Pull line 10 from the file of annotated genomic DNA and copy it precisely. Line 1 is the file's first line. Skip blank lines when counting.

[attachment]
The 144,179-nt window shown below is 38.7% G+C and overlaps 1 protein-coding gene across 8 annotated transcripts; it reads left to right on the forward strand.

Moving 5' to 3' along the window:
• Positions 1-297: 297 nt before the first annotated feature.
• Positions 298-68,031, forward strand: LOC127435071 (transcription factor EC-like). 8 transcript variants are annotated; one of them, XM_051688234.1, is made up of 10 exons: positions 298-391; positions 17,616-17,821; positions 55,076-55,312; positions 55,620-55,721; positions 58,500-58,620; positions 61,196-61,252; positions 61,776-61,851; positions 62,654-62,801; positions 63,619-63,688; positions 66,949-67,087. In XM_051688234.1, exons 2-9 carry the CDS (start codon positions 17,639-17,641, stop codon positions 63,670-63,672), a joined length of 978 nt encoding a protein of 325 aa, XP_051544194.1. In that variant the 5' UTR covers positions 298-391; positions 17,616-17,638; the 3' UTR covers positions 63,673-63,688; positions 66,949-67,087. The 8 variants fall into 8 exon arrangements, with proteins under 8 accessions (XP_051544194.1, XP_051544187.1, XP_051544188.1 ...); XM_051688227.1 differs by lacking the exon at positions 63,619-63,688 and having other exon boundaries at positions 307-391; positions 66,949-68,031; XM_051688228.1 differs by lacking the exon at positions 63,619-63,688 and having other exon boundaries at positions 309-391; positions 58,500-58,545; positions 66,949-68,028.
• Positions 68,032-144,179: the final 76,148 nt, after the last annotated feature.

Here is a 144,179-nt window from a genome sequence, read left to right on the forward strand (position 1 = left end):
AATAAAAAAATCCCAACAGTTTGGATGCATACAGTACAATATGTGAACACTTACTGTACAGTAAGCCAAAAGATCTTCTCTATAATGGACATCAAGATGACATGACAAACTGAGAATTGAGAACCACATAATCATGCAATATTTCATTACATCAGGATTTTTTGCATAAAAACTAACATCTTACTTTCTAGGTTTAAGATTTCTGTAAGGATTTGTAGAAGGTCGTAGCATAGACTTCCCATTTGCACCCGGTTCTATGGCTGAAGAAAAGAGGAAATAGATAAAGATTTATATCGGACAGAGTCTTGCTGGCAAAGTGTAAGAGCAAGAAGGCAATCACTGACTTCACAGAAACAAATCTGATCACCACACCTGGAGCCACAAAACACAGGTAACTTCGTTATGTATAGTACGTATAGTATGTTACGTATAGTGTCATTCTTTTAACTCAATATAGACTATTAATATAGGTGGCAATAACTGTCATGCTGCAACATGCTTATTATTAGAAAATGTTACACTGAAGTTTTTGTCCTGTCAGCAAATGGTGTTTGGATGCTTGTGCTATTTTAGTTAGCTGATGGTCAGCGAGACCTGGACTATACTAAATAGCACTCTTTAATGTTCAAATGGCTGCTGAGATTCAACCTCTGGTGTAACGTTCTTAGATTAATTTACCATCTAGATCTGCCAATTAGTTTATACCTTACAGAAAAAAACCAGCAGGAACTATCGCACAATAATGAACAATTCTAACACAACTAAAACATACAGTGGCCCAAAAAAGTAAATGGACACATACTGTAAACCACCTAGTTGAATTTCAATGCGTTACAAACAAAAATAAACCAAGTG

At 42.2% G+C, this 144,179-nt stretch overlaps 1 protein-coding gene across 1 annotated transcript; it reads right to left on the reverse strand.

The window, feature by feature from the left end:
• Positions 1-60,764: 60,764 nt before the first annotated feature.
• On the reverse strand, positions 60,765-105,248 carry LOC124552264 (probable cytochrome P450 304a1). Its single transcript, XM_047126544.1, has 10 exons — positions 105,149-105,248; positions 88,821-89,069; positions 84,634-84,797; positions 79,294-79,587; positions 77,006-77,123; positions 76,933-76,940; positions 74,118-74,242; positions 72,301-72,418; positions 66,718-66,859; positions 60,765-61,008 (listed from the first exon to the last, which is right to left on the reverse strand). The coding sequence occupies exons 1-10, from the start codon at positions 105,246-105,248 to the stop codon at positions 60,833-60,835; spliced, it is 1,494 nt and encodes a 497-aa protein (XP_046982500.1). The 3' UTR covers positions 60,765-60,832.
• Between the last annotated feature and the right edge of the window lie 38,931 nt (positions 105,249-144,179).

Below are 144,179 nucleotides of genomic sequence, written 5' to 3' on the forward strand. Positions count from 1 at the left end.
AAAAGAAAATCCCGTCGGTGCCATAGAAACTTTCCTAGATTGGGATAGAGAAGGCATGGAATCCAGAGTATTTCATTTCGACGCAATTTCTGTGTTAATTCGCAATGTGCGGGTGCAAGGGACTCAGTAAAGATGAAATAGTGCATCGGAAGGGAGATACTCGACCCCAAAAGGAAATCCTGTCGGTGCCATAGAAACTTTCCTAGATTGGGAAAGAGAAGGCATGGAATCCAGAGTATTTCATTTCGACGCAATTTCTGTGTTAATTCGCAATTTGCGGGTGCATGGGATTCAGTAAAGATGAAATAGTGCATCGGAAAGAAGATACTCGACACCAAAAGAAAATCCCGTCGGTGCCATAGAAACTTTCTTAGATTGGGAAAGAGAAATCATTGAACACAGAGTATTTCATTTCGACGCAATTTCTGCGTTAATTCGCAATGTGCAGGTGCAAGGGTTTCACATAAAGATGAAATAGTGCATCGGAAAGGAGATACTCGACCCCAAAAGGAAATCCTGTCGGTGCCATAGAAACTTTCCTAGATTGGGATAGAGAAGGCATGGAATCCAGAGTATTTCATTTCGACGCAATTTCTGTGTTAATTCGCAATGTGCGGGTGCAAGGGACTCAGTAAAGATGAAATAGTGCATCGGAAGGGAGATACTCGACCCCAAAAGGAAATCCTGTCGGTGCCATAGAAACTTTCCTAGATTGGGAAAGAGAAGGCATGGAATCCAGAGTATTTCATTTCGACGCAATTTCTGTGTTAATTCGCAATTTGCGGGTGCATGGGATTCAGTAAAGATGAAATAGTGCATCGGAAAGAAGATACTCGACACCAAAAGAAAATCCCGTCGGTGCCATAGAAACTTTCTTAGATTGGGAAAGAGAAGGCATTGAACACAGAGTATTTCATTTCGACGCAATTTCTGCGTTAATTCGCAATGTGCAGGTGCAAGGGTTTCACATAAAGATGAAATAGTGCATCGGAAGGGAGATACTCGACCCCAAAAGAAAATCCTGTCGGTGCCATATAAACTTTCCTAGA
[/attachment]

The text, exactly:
• Positions 1-60,764: 60,764 nt before the first annotated feature.